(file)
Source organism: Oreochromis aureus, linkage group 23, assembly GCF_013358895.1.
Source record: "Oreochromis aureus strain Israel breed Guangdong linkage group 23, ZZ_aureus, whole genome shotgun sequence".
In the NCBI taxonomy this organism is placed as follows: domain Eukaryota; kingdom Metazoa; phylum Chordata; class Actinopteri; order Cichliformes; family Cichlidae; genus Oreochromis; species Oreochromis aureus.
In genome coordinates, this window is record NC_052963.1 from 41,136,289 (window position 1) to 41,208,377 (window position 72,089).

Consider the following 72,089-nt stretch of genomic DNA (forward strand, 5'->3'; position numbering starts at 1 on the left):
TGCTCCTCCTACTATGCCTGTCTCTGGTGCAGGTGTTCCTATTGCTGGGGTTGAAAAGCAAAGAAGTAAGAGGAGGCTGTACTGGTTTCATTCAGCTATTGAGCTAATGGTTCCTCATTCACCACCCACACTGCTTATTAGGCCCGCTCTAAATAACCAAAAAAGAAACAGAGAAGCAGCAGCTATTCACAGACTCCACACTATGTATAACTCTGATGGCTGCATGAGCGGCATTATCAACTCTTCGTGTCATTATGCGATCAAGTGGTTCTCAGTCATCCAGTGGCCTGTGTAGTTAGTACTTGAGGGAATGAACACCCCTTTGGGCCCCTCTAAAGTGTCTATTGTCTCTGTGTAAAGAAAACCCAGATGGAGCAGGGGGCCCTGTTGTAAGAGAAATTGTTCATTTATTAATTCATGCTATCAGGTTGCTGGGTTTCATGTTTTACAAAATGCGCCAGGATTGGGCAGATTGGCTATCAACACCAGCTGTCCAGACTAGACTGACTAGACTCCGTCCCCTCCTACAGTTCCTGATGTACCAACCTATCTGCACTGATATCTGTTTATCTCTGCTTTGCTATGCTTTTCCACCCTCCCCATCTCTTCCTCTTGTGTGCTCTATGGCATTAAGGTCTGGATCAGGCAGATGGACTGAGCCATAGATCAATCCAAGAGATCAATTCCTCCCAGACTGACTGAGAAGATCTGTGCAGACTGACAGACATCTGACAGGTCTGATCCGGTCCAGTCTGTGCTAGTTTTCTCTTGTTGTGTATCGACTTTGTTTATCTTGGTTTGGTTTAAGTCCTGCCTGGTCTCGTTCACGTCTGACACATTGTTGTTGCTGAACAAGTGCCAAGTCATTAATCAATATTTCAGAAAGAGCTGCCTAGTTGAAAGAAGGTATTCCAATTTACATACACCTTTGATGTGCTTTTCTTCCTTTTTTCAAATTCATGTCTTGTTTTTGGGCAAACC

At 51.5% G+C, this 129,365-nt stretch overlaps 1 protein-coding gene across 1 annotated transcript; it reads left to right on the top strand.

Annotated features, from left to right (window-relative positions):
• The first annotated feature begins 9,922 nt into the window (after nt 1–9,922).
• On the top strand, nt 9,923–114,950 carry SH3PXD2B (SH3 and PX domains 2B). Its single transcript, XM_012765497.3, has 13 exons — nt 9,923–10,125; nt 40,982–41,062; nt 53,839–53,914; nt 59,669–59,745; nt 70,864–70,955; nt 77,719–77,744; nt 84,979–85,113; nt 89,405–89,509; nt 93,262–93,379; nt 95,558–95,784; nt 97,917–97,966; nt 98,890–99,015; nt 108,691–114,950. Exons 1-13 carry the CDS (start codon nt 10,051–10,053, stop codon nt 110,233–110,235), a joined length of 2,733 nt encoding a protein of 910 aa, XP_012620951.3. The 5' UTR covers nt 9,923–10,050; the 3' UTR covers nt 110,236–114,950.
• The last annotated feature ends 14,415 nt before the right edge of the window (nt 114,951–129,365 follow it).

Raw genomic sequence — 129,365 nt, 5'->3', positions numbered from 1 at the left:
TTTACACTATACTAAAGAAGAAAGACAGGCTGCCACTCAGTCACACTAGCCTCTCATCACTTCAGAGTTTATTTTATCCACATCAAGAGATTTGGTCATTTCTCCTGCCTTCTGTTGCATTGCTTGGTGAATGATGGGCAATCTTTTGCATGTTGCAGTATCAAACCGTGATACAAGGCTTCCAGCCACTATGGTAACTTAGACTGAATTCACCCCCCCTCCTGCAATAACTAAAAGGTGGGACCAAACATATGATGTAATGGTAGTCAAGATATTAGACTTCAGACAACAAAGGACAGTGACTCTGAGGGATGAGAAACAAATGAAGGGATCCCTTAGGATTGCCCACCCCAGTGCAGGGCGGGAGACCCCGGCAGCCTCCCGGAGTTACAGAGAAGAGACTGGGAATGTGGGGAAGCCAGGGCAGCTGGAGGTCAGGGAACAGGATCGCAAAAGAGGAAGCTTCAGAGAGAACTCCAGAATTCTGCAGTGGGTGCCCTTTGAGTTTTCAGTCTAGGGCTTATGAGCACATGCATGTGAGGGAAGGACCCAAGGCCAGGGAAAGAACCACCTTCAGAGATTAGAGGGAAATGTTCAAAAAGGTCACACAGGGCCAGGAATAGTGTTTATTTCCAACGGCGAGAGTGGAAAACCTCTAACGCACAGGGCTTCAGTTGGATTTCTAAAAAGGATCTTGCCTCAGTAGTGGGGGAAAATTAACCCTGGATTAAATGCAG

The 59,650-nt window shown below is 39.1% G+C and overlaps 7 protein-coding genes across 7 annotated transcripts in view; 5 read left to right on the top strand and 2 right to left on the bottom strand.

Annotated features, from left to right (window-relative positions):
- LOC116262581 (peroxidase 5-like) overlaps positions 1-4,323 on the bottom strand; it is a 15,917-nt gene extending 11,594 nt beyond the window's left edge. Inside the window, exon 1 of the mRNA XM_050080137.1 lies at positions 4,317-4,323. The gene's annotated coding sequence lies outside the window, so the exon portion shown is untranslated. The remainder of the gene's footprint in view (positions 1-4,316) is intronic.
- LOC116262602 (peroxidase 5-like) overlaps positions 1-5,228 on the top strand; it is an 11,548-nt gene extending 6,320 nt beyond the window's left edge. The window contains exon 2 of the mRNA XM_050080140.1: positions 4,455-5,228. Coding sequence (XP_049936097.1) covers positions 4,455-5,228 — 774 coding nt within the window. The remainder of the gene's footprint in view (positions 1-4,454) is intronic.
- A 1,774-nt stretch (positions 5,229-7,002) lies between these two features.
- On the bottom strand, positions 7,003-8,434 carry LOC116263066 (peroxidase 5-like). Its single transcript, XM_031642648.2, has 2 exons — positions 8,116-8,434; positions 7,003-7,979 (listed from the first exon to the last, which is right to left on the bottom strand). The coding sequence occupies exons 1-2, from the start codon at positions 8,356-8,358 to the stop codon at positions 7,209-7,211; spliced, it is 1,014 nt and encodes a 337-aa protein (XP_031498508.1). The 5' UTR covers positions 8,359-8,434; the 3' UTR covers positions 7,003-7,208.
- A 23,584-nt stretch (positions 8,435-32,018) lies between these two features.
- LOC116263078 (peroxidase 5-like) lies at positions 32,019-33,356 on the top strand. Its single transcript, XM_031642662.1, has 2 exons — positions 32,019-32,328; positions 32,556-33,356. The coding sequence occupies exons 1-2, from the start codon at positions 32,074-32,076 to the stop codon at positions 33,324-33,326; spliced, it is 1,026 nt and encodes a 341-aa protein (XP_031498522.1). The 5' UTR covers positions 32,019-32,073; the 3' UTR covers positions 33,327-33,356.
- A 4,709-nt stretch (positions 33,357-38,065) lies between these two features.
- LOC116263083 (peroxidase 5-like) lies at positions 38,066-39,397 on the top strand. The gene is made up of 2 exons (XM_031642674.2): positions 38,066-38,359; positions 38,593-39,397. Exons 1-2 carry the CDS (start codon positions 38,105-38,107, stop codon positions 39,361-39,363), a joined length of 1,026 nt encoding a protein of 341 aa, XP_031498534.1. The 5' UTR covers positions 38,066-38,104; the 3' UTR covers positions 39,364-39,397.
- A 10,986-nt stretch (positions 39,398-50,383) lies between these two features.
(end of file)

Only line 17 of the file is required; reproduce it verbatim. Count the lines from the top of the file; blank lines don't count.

- LOC116262602 (peroxidase 5-like) overlaps positions 1-5,228 on the top strand; it is an 11,548-nt gene extending 6,320 nt beyond the window's left edge. The window contains exon 2 of the mRNA XM_050080140.1: positions 4,455-5,228. Coding sequence (XP_049936097.1) covers positions 4,455-5,228 — 774 coding nt within the window. The remainder of the gene's footprint in view (positions 1-4,454) is intronic.